A week skiing and visiting daughter Laura in Austria, as overnight temperatures at Cwmfron plunged to -9C, was great fun. But the day after I returned, searing shoulder pains revealed torn muscles and so the past fortnight has seen me at less than half power.
Two hundred and eight seven Welsh Mules scanned 180% with 22 sets of triplets, and four barrens. Ground is now saturated and ewes are tucking into silage. Fencing and hedging work under our Tir Gofal scheme started well, but the frost and then rain has prevented us completing the work on steep ground.
The Welsh Assembly is conducting a survey to study the reasons for joining and leaving agri-environment schemes. I joined to get financial help with a variety of environmental projects. But I would consider leaving because of the excessive burden of irrelevent paperwork.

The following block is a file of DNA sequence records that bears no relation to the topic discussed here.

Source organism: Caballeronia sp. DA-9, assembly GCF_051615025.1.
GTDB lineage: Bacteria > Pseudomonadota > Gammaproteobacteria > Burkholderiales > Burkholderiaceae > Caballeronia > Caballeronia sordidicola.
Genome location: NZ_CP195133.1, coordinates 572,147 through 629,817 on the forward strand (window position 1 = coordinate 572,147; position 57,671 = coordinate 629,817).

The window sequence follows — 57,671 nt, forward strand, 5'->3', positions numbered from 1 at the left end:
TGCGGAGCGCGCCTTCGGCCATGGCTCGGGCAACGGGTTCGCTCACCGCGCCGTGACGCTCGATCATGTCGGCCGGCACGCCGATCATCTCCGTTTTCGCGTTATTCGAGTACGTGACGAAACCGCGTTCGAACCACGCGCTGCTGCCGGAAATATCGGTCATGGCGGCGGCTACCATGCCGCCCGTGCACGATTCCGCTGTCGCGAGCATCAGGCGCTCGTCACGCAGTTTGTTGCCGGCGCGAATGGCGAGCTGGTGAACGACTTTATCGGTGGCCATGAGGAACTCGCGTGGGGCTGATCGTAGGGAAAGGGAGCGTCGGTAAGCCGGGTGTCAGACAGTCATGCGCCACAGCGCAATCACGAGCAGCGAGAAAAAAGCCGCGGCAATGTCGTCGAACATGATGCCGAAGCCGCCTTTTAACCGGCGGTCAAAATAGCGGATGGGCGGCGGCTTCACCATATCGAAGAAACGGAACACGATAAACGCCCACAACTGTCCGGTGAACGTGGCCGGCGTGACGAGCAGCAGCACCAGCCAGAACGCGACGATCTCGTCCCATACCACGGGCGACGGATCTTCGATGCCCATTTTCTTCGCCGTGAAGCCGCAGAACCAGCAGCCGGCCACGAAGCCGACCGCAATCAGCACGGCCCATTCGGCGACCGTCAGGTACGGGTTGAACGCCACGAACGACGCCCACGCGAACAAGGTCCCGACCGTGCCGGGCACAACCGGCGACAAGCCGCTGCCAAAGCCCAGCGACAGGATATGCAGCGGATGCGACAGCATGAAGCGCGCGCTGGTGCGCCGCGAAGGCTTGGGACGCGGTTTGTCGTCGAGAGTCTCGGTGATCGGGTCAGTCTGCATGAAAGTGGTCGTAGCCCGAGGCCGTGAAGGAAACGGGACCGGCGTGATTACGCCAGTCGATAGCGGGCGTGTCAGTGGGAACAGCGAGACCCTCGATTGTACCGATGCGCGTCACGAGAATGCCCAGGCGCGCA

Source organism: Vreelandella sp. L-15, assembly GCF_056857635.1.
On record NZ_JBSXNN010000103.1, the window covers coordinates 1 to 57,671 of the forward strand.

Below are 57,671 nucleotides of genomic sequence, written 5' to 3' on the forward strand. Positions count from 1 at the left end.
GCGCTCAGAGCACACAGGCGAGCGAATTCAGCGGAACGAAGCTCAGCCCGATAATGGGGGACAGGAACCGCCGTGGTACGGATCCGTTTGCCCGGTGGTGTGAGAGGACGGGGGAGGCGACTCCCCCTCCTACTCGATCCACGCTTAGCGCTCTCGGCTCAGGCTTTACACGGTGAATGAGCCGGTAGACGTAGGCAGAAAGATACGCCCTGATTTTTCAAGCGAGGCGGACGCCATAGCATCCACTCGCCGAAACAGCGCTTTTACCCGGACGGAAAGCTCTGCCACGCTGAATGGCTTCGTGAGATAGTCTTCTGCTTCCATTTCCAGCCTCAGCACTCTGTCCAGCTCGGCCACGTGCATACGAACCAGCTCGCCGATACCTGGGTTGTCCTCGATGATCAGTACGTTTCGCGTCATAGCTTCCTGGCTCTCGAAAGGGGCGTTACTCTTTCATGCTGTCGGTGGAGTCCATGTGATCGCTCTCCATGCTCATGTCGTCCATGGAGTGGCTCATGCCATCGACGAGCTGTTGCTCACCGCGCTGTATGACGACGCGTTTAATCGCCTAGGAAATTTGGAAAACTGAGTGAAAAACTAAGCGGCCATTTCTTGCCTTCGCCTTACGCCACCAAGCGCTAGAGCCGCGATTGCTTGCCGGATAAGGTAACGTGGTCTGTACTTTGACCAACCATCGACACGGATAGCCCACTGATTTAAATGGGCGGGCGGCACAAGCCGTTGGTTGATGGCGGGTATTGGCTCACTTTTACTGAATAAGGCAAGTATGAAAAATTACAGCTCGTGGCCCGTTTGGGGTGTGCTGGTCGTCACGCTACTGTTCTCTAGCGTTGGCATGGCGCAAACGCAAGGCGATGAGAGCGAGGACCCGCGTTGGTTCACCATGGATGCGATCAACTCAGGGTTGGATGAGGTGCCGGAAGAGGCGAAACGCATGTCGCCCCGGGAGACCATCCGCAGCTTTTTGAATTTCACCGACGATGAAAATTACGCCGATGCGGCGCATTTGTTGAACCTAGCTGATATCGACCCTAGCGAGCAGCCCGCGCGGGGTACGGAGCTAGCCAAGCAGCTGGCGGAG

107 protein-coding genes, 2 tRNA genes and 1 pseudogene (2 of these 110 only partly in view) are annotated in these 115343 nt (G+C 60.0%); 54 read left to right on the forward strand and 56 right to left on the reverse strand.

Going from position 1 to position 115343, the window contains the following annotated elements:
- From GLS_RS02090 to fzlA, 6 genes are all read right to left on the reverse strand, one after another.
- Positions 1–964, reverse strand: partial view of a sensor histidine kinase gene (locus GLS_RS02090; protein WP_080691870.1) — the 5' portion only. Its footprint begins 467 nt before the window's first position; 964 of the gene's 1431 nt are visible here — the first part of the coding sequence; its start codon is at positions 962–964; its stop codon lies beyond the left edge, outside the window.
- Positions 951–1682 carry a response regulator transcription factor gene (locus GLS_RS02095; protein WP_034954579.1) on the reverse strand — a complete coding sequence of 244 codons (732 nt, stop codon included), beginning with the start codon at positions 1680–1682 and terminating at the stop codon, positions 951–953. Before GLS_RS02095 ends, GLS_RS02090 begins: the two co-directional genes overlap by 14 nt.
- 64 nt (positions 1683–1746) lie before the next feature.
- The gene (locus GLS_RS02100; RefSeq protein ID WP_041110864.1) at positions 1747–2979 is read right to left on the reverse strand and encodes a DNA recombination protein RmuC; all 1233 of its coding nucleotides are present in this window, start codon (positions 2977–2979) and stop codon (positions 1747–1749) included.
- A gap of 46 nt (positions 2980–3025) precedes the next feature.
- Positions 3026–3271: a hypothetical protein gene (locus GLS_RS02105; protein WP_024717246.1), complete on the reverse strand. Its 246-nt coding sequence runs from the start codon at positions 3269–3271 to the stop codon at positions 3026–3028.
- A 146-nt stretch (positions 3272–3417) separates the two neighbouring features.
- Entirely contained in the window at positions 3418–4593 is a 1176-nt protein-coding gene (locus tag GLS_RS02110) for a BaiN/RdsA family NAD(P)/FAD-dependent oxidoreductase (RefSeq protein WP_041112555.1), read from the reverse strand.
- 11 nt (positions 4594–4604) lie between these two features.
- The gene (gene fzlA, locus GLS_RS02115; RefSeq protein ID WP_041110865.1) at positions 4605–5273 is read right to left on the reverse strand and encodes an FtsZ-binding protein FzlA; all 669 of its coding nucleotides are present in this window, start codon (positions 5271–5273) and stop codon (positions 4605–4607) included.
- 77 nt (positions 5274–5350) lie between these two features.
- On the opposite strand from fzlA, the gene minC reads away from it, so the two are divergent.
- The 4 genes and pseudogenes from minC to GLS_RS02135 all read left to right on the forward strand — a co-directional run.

I recently bought 80 D1000 bales of wheat straw for £13 each at a fodder sale in Hereford. Prices seemed firm, with small-bale meadow hay making up to £2.90 a bale and silage bales making more than £13 a bale.
In Gower finishing cattle are progressing well and three loads are booked to go in February. Heifers are gaining 0.96kg a day on a silage-only diet and steers are receiving 1.5kg of cereals with forage and gaining 1.3kg a day.
Mark from Dovecote has been to see how things are going with the cattle. Two barren British Blue cows weighing 700kg sold for £1.15/kg liveweight. Twelve heifers have started calving a little before the cows and have all had live calves so far.
Twenty acres of fodder beet have been lifted at about 40t/acre. A local dairy farmer has taken several loads and the rest is being fed to sheep.
- More from Jolyon Higgs